Also, I think it is awesome that Mike has (had) so many female mentors! I tend to try to seek out mentors of the same gender as we are still underrepresented in the upper levels of my field, but I think it is crucial to have a mix of mentors to fully benefit from a diversity of experiences and connections.

I’m a computer programmer and have found nothing even remotely approaching direct mentorship, save for some dudes at networking events talking about Rails or Python to hype up their tool-of-choice, and some general suggestions that one ought to learn everything themselves on the web if they want to get anything done.

What’s even worse about this is that there’s a very binary, oft-quoted view in the industry that “good coders are 20x better than bad coders” and that bad coders can’t be (efficiently) instructed to improve their work. So, if anything, this is an industry that abhors one-on-one direct instruction as a worker education tool.

This is why there are thousands of “ninja programmer” spots available while thousands of average or hopeful programmers are constantly rejected for consideration. It’s pretty counter-intuitive.

If anyone in that industry could be persuaded to change their minds about this and invest some personal time into reviewing the work of young hopefuls, that would be great. I think it’s too late for me, because I’m 12 years out of college and I just want an exit from the technical side of things. I feel like I’m better at managing projects, and I don’t have the time to jump among trendy development tools every day of the week.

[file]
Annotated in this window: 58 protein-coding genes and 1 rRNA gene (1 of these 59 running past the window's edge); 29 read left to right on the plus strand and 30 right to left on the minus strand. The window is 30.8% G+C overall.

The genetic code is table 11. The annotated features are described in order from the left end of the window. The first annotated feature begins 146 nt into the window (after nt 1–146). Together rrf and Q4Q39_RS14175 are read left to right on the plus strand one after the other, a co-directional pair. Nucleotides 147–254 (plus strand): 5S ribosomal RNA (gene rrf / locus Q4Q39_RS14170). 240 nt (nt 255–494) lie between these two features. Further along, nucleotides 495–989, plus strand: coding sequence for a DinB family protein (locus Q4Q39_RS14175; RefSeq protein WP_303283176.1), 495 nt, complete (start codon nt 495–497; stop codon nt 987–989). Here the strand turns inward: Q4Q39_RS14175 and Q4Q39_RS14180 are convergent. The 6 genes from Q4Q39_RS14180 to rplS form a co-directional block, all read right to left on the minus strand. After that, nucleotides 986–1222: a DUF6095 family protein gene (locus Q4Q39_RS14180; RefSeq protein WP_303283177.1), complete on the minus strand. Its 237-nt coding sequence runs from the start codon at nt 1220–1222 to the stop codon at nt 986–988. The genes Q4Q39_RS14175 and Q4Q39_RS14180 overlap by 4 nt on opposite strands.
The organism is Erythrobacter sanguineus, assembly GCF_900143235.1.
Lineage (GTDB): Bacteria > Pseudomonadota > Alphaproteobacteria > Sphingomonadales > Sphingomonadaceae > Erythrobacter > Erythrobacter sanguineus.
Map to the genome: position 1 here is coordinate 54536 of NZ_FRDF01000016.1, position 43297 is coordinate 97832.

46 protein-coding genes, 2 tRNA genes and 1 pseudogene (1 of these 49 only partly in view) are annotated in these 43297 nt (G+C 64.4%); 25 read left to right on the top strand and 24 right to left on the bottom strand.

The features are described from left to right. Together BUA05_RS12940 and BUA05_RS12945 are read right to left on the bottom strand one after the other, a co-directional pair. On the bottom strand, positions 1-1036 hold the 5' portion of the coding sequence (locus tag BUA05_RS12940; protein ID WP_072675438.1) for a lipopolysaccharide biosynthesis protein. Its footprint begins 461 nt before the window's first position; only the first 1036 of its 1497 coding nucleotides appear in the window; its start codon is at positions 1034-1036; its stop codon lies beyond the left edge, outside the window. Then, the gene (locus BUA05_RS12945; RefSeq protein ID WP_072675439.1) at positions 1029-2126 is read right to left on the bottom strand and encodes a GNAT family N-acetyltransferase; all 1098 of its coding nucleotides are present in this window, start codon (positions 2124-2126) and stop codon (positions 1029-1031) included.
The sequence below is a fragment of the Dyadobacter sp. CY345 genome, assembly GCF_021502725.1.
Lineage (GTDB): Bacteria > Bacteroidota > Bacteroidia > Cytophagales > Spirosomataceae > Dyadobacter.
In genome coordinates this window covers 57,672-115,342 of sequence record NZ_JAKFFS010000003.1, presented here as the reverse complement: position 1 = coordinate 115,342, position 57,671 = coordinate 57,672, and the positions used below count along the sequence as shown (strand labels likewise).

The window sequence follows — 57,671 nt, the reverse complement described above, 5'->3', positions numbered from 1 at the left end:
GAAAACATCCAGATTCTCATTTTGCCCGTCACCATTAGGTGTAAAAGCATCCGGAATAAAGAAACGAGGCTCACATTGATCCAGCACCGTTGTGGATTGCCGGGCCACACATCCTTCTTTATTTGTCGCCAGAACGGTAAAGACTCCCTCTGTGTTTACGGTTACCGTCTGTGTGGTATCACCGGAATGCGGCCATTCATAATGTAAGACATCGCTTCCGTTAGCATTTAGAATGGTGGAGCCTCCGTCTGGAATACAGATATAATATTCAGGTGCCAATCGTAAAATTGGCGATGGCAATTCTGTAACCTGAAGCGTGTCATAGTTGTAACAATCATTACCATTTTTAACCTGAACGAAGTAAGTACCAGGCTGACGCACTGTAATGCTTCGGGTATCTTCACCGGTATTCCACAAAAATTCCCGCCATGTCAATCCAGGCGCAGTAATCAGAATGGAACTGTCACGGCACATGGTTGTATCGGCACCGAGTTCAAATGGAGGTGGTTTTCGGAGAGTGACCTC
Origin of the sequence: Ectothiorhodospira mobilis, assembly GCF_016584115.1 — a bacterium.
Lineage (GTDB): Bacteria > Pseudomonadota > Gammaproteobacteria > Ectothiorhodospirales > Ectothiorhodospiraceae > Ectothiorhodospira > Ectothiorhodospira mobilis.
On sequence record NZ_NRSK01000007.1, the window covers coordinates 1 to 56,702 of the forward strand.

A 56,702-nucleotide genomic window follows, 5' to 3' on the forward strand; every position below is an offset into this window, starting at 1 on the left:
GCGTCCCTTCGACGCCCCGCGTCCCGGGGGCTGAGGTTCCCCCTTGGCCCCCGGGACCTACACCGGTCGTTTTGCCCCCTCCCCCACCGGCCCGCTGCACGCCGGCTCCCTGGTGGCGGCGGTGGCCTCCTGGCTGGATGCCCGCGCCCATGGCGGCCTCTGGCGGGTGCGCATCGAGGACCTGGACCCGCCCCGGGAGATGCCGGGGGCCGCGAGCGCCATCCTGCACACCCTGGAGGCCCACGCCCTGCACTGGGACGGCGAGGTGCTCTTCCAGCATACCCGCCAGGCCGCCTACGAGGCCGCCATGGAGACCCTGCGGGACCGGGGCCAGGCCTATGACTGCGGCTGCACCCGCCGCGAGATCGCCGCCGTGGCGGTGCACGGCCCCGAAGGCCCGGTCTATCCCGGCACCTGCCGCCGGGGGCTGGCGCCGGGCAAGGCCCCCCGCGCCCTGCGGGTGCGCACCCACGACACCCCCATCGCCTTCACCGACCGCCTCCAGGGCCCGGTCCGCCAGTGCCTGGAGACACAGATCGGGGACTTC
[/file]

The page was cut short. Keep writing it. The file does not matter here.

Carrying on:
sony_b (#225)

@Brian Van Nieuwenhoven@facebook I was hired as an engineer at Sun straight out of grad school (after interning there for 18 months) and joined their mentor program, and the experience was awful. My mentor was a really nice woman, but we never clicked and it was just a really uncomfortable year for both of us.

That said, have you ever gone to a user-group meeting? I work in the Java world but *UGs of any stripe can be useful for this. My BF found a great mentor through a JUG in Greenville, SC a few years ago that really helped kick off his career.

The other place I’ve seen some serious mentoring happen is in open source, but you have to choose your project carefully because there are a lot of assholes out there.

Since I was hired at Sun I haven’t written a line of code – they started laying off folks and I have the soft (read: girl) skills that they needed to take over the admin aspects of my team. Now, 7 years later at the-place-that-bought-Sun I run the project. I miss coding, but haven’t done it in so long that re-entry is close to impossible.